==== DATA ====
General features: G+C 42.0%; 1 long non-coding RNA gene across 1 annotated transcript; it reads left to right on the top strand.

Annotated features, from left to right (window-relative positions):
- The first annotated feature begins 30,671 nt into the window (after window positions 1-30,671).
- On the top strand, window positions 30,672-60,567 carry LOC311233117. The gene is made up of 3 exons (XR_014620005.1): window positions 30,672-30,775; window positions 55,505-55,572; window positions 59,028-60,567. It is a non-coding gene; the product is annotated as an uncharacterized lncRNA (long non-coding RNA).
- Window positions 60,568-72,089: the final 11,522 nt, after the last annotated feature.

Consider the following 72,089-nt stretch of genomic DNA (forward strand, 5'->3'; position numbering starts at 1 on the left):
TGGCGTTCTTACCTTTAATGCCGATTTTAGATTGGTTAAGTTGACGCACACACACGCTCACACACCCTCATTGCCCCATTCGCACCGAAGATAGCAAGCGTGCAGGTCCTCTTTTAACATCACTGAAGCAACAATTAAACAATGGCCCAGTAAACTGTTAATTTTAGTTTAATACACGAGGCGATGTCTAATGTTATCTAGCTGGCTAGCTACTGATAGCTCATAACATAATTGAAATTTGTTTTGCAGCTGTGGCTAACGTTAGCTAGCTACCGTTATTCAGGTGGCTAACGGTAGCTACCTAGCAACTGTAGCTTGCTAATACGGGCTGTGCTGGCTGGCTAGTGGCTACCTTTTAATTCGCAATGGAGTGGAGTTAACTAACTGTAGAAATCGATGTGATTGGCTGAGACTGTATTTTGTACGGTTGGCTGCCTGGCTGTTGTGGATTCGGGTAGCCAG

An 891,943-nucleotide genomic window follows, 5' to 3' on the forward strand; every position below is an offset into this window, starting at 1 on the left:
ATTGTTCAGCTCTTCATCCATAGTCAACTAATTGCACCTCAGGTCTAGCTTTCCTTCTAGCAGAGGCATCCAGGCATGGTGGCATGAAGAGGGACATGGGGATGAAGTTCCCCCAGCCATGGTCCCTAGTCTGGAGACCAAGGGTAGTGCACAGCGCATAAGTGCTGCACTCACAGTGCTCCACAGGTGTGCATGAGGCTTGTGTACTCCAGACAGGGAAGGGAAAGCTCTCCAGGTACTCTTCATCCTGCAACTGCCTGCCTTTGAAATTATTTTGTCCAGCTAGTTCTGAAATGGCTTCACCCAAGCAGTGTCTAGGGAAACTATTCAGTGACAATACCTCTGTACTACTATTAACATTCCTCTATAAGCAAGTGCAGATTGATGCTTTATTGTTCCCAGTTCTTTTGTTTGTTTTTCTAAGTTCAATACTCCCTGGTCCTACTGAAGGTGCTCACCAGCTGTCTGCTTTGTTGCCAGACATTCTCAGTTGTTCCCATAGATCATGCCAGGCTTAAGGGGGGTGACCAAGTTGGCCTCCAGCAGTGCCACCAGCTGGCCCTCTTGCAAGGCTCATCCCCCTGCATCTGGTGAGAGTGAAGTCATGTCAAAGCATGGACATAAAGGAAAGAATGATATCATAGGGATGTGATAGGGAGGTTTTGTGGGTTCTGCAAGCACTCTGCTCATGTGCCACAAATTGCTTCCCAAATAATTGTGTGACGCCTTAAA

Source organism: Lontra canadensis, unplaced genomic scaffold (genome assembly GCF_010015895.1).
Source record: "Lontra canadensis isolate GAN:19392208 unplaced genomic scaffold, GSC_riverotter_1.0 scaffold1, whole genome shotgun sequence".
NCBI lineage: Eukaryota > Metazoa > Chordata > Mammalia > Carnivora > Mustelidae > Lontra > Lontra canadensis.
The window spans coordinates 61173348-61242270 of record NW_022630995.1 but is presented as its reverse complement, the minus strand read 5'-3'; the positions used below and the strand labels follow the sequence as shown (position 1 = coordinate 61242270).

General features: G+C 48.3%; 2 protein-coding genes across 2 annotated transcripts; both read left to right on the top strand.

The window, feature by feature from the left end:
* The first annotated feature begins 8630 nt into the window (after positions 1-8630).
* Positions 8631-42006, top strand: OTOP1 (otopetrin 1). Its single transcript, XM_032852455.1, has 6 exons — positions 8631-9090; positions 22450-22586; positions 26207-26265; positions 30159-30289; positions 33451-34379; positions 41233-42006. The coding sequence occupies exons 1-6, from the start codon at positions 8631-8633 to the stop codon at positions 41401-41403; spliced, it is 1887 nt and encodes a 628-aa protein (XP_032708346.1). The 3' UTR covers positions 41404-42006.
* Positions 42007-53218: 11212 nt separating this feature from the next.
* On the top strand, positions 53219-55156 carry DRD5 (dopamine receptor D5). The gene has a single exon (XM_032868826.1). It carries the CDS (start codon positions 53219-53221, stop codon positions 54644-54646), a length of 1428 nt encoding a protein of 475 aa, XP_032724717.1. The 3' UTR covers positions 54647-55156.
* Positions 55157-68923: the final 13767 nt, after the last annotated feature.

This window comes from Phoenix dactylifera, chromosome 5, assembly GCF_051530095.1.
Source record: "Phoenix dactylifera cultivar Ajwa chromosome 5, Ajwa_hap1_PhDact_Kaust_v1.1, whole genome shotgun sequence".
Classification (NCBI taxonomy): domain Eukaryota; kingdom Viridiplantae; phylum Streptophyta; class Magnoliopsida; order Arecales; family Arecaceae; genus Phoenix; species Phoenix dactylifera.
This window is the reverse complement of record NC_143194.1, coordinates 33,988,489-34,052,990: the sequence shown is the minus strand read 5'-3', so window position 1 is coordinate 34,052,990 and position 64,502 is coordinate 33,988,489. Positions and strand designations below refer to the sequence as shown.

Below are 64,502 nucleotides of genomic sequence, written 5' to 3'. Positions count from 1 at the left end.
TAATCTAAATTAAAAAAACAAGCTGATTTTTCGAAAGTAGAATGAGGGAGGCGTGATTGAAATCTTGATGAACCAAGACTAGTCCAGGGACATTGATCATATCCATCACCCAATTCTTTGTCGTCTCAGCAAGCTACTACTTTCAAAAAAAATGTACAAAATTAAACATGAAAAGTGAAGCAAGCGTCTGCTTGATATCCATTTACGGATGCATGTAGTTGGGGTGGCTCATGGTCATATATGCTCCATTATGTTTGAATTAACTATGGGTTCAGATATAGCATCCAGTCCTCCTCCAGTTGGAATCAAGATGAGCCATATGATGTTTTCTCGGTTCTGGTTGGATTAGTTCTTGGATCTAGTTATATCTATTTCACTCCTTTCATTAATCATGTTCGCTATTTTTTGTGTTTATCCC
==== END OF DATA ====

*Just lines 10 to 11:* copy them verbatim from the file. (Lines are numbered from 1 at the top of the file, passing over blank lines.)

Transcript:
Source organism: Lontra canadensis, unplaced genomic scaffold (genome assembly GCF_010015895.1).
Source record: "Lontra canadensis isolate GAN:19392208 unplaced genomic scaffold, GSC_riverotter_1.0 scaffold1, whole genome shotgun sequence".